Like most high school seniors, Lewis Gunsolus of Bakersfield looks forward to graduating in June and making plans for the future. But just three months ago, it seemed doubtful that Lewis would walk again or regain much memory let alone complete the 12th grade.
After suffering a traumatic brain injury in a car accident just after lunchtime on December 31, Lewis’ new year began with a tragic jolt. While driving his 1970 Ford truck, another car hit his driver’s side door at about 50 mph, causing the right side of Lewis’ head to slam into the window behind him.
The teen fell unconscious and was transported by ambulance to a local hospital. Over the next several weeks, Lewis lay intubated in the hospital room in a coma. “He was unresponsive,” said Gwen Gunsolus, Lewis’ mom. “He couldn’t walk, go to the bathroom, follow commands, clear his throat. He couldn’t do anything on his own.”
Soon Gwen said the only long-term options given her son were to be cared for either at a convalescent hospital or at home. She found both alternatives unacceptable. “I just knew he was going to get better and that this wasn’t how things were supposed to be,” she said.
Gwen heard about Children’s Hospital Central California, which has the only independent pediatric rehabilitation center in the state accredited by CARF, the Commission on Accreditation of Rehabilitation Facilities. The expert team offers comprehensive inpatient and outpatient care featuring physical, occupational and speech/language therapy services. A board certified physiatrist is on hand with available consultation from Children’s board certified neurologists and neurosurgeons. Counseling is provided by clinical psychologists, neuropsychologists and social workers.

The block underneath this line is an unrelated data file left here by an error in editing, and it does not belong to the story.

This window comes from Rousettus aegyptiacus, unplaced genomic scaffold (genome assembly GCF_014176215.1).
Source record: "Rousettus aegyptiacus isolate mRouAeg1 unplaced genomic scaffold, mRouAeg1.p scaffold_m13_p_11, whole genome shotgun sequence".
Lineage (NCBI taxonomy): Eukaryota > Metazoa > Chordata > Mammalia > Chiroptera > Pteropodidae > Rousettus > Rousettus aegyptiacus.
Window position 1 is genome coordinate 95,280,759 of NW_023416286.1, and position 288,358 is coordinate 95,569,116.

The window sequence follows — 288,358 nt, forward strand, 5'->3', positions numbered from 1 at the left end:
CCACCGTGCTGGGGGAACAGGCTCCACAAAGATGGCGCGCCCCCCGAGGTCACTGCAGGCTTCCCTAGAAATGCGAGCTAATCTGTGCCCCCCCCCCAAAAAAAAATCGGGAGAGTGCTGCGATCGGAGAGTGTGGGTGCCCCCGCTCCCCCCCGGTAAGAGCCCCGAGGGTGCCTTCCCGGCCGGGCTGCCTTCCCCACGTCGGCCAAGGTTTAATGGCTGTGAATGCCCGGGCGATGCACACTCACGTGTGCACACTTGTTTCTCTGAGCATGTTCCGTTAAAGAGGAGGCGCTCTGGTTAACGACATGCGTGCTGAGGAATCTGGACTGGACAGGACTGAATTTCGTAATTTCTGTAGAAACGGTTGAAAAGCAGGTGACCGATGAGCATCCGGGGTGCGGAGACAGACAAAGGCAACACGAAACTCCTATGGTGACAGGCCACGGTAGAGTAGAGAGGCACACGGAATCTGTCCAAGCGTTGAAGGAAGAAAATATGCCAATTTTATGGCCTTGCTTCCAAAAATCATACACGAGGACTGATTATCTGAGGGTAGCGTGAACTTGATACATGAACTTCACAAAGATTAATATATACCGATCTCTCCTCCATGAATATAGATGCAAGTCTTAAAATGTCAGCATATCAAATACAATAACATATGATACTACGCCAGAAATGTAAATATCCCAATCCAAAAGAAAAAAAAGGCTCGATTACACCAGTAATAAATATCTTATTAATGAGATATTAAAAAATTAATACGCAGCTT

On Feb. 8, Lewis was transported to Children’s pediatric rehabilitation center – and hasn’t looked back.
From the moment he arrived, he showed marked improvement each day. He quickly progressed from no longer needing a feeding tube, to sitting upright in a chair and speaking and walking again. He was even able to complete his schoolwork through a special program. “Lewis’ brain injury is typical but his recovery has been remarkable due to his hard work and amazing support from his family,” said Dr. Jennifer Crocker, medical director of Children’s pediatric rehabilitation center.
On March 18, Lewis will be discharged from Children’s and go home a much different young man than when he first came to the Hospital.
“I’m glad that I’m better and more how I was before the accident,” said Lewis, now 18, shortly after finishing a physical therapy session at Children’s. “I’m very thankful for the great care I’ve received here and everyone’s support.”
Gwen agreed: “Everyone here has been so warm and welcoming – you want for nothing. They’re like family. I’m so thankful – they gave us back our son.”